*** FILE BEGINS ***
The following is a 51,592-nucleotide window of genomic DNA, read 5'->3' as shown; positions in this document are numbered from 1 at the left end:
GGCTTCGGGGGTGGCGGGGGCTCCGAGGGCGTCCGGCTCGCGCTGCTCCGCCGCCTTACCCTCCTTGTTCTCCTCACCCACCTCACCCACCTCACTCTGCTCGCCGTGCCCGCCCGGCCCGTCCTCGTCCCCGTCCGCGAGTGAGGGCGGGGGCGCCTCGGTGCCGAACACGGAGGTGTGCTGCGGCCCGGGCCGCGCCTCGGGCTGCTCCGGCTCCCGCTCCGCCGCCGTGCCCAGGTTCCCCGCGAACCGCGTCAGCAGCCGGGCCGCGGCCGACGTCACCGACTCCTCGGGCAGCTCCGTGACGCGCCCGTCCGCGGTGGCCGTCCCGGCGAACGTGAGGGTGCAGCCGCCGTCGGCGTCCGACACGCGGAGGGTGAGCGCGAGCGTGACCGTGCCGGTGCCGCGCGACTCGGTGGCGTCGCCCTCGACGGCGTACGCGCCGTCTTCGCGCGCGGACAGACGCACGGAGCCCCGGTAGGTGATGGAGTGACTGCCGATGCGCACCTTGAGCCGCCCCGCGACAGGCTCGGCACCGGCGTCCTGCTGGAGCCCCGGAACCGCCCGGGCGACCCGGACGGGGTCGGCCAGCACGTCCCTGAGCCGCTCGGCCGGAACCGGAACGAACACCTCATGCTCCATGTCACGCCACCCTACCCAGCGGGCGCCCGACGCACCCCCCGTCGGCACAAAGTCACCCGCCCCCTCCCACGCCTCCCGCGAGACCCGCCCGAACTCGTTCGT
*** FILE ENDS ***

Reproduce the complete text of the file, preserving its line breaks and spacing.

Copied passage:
The following is a 51,592-nucleotide window of genomic DNA, read 5'->3' as shown; positions in this document are numbered from 1 at the left end:
GGCTTCGGGGGTGGCGGGGGCTCCGAGGGCGTCCGGCTCGCGCTGCTCCGCCGCCTTACCCTCCTTGTTCTCCTCACCCACCTCACCCACCTCACTCTGCTCGCCGTGCCCGCCCGGCCCGTCCTCGTCCCCGTCCGCGAGTGAGGGCGGGGGCGCCTCGGTGCCGAACACGGAGGTGTGCTGCGGCCCGGGCCGCGCCTCGGGCTGCTCCGGCTCCCGCTCCGCCGCCGTGCCCAGGTTCCCCGCGAACCGCGTCAGCAGCCGGGCCGCGGCCGACGTCACCGACTCCTCGGGCAGCTCCGTGACGCGCCCGTCCGCGGTGGCCGTCCCGGCGAACGTGAGGGTGCAGCCGCCGTCGGCGTCCGACACGCGGAGGGTGAGCGCGAGCGTGACCGTGCCGGTGCCGCGCGACTCGGTGGCGTCGCCCTCGACGGCGTACGCGCCGTCTTCGCGCGCGGACAGACGCACGGAGCCCCGGTAGGTGATGGAGTGACTGCCGATGCGCACCTTGAGCCGCCCCGCGACAGGCTCGGCACCGGCGTCCTGCTGGAGCCCCGGAACCGCCCGGGCGACCCGGACGGGGTCGGCCAGCACGTCCCTGAGCCGCTCGGCCGGAACCGGAACGAACACCTCATGCTCCATGTCACGCCACCCTACCCAGCGGGCGCCCGACGCACCCCCCGTCGGCACAAAGTCACCCGCCCCCTCCCACGCCTCCCGCGAGACCCGCCCGAACTCGTTCGT